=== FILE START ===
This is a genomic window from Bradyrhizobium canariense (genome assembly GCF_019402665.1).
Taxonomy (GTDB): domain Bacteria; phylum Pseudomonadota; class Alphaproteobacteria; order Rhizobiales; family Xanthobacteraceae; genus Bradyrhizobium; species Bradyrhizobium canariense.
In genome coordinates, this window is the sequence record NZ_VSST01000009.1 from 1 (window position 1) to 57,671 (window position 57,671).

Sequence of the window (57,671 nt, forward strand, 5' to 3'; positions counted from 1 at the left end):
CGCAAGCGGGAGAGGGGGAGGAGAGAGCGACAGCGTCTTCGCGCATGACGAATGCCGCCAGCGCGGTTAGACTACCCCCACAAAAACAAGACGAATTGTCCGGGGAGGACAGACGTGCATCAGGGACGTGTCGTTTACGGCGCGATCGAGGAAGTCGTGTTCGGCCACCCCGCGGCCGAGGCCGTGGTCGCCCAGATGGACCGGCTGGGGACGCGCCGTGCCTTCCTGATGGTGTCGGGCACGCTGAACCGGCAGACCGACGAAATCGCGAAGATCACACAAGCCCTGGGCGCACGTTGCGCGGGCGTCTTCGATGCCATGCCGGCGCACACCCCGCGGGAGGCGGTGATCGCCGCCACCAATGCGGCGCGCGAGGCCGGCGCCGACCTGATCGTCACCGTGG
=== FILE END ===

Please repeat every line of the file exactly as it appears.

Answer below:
This is a genomic window from Bradyrhizobium canariense (genome assembly GCF_019402665.1).
Taxonomy (GTDB): domain Bacteria; phylum Pseudomonadota; class Alphaproteobacteria; order Rhizobiales; family Xanthobacteraceae; genus Bradyrhizobium; species Bradyrhizobium canariense.
In genome coordinates, this window is the sequence record NZ_VSST01000009.1 from 1 (window position 1) to 57,671 (window position 57,671).

Sequence of the window (57,671 nt, forward strand, 5' to 3'; positions counted from 1 at the left end):
CGCAAGCGGGAGAGGGGGAGGAGAGAGCGACAGCGTCTTCGCGCATGACGAATGCCGCCAGCGCGGTTAGACTACCCCCACAAAAACAAGACGAATTGTCCGGGGAGGACAGACGTGCATCAGGGACGTGTCGTTTACGGCGCGATCGAGGAAGTCGTGTTCGGCCACCCCGCGGCCGAGGCCGTGGTCGCCCAGATGGACCGGCTGGGGACGCGCCGTGCCTTCCTGATGGTGTCGGGCACGCTGAACCGGCAGACCGACGAAATCGCGAAGATCACACAAGCCCTGGGCGCACGTTGCGCGGGCGTCTTCGATGCCATGCCGGCGCACACCCCGCGGGAGGCGGTGATCGCCGCCACCAATGCGGCGCGCGAGGCCGGCGCCGACCTGATCGTCACCGTGG